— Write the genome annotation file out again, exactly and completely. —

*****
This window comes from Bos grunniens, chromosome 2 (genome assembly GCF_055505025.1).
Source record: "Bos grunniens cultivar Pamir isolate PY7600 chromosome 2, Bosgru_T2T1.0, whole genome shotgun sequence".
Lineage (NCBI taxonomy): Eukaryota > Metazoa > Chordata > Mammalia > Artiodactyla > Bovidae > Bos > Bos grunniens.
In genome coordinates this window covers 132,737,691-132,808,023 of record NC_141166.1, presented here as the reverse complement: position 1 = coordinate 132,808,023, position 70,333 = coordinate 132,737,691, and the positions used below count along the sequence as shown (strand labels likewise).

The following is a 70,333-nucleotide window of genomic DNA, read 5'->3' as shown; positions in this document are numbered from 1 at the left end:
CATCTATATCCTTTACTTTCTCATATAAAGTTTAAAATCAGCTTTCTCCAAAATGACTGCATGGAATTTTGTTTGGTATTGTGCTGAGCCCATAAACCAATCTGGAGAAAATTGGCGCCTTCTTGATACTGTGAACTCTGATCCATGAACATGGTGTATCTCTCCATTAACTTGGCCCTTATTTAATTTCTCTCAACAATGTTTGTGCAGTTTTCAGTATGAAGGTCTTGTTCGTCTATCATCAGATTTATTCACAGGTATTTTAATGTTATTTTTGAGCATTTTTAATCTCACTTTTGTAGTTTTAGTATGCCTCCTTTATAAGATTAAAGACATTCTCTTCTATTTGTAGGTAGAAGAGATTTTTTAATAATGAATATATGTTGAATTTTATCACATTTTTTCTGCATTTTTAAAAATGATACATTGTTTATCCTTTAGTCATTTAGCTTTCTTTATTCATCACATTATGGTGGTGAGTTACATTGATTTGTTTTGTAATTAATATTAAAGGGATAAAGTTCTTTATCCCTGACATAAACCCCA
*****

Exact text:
This window comes from Bos grunniens, chromosome 2 (genome assembly GCF_055505025.1).
Source record: "Bos grunniens cultivar Pamir isolate PY7600 chromosome 2, Bosgru_T2T1.0, whole genome shotgun sequence".
Lineage (NCBI taxonomy): Eukaryota > Metazoa > Chordata > Mammalia > Artiodactyla > Bovidae > Bos > Bos grunniens.
In genome coordinates this window covers 132,737,691-132,808,023 of record NC_141166.1, presented here as the reverse complement: position 1 = coordinate 132,808,023, position 70,333 = coordinate 132,737,691, and the positions used below count along the sequence as shown (strand labels likewise).

The following is a 70,333-nucleotide window of genomic DNA, read 5'->3' as shown; positions in this document are numbered from 1 at the left end:
CATCTATATCCTTTACTTTCTCATATAAAGTTTAAAATCAGCTTTCTCCAAAATGACTGCATGGAATTTTGTTTGGTATTGTGCTGAGCCCATAAACCAATCTGGAGAAAATTGGCGCCTTCTTGATACTGTGAACTCTGATCCATGAACATGGTGTATCTCTCCATTAACTTGGCCCTTATTTAATTTCTCTCAACAATGTTTGTGCAGTTTTCAGTATGAAGGTCTTGTTCGTCTATCATCAGATTTATTCACAGGTATTTTAATGTTATTTTTGAGCATTTTTAATCTCACTTTTGTAGTTTTAGTATGCCTCCTTTATAAGATTAAAGACATTCTCTTCTATTTGTAGGTAGAAGAGATTTTTTAATAATGAATATATGTTGAATTTTATCACATTTTTTCTGCATTTTTAAAAATGATACATTGTTTATCCTTTAGTCATTTAGCTTTCTTTATTCATCACATTATGGTGGTGAGTTACATTGATTTGTTTTGTAATTAATATTAAAGGGATAAAGTTCTTTATCCCTGACATAAACCCCA